Reading List: Coconuts, Kombucha and Mrs. Obama’s Healthy Eating Chat
In this week’s nutrition news: Restaurant dips cause of food poisoning, kombucha pulled from shelves and how to cool down hot flashes.
The coconut craze is in full swing with a buzz saying that it helps strengthen immunity, burn fat and prevent heart disease. But is it really worth the hype? We’ve discussed the facts before and it seems experts agree. Coconut water has been promoted as a way to re-hydrate after exercise, but it doesn’t have as many carbs as sports drinks, which may not be enough to refuel muscles after longer workouts. Also, many of the Web sites that promote coconut products and studies that are written about coconut oils originate from coconut-producing countries like India, Indonesia and Philippines. That’s not exactly solid evidence.
Another ingredient getting lots of hype is kombucha. These fermented drinks are now being removed from market shelves because they’ve been found to contain too much alcohol. Some bottles have been found to contain more than 0.5 percent alcohol---the maximum limit for a drink not to be considered alcoholic. In the unpasteurized versions of the drink (which many folks prefer) alcohol can develop over time because the live yeast converts sugar to alcohol. In the meantime, stores like Whole Foods will not be selling it until the government decides how to label it.
Childhood obesity is a hot topic for Michelle Obama. This week, the First Lady did her first-ever live chat with AOL Health readers to discuss some small steps for better health. Some things the first family does: Eating more veggies, eating meals as a family once a day, drinking more water, no TV during the week and no sugary drinks. Of course birthday cake, French fries and fast food are on the menu, but only as special treats. Mrs. Obama stressed that it’s all about moderation and balance. Watch Michelle Obama’s talk with AOL Health here.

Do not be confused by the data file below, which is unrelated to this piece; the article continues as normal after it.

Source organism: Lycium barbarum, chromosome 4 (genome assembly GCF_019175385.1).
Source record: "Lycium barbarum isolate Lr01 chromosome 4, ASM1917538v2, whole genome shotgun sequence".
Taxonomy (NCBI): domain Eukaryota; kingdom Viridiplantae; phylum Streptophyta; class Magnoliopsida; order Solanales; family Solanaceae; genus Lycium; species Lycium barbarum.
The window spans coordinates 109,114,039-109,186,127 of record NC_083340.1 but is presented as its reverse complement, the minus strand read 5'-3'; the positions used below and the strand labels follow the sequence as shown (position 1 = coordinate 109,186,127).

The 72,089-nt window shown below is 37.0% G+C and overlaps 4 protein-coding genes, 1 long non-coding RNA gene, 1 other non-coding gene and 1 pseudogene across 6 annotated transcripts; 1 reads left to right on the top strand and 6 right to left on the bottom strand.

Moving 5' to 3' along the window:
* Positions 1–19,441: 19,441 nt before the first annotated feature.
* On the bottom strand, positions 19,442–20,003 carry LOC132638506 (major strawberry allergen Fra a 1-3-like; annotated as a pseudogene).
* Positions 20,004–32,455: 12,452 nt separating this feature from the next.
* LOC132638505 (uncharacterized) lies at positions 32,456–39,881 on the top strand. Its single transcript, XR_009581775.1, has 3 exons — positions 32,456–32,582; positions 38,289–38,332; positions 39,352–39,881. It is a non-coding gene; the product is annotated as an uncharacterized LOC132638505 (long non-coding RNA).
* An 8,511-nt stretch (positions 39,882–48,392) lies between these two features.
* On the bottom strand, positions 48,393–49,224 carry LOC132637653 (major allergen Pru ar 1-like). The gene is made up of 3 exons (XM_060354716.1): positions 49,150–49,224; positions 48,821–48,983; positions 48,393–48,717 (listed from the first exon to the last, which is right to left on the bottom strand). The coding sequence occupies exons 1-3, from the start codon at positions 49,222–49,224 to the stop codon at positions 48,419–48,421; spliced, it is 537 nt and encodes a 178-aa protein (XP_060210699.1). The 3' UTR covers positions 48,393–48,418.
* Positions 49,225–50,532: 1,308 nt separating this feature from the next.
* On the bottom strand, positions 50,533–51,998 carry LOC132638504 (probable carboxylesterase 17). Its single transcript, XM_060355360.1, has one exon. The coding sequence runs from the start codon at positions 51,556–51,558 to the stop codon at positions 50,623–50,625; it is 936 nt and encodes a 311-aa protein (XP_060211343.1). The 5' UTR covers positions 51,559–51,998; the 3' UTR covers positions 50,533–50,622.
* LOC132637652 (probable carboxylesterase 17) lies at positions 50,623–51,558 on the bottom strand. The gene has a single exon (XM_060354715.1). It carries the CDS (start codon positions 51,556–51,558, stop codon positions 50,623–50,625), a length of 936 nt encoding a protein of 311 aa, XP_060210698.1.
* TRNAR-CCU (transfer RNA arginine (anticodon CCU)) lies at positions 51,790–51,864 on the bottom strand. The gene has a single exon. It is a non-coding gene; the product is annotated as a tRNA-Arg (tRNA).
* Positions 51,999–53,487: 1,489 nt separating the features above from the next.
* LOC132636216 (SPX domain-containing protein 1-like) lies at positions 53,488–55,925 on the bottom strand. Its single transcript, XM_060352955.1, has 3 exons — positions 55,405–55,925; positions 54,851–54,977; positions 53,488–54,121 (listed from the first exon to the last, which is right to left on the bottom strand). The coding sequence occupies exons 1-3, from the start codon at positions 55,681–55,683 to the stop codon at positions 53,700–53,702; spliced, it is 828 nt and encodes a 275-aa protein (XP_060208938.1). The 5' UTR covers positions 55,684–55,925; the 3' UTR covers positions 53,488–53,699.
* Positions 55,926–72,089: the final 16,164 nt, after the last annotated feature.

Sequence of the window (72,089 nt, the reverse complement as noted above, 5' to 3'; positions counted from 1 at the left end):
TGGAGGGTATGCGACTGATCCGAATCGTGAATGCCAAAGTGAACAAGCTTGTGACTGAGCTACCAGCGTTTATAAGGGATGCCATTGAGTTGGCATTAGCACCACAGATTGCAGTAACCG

I’m crazy for salsa and guacamole, but after this recent study, I’m gonna think twice before ordering it at a restaurant. The statistics showed that these dips were the cause of 25 outbreaks of food poisoning between 1998 and 2008 — a more than 50 percent jump compared to previous decade. The outbreaks were usually linked to the raw hot peppers, tomatoes and cilantro typically used in salsa and guacamole. Why such a high rate of food poisoning in these dips? Bacteria from unwashed hands, countertops or elsewhere make its way into the food and since they’re not cooked, the bacteria aren’t destroyed. This makes it important to keep these items refrigerated, which some restaurants don't do properly.
Hot flashes are anything but fun (or so my clients tell me). But according to a new study published in the Archives of Internal Medicine, overweight women suffering from hot flashes were able to alleviate symptoms after losing weight. The study followed 338 obese and overweight women. Two-thirds of them were put on a weight loss program and the remainder went to a few educational sessions on weight loss and health. Women in the weight loss program group lost an average of 16 pounds and more than 2-inches off their waistline in over six months as compared to about 4-pounds and 1-inch in the second group. Women with the higher weight loss also reported greater improvements in their hot flash symptoms.
Toby Amidor, MS, RD, CDN, is a registered dietitian and consultant who specializes in food safety and culinary nutrition. See Toby's full bio »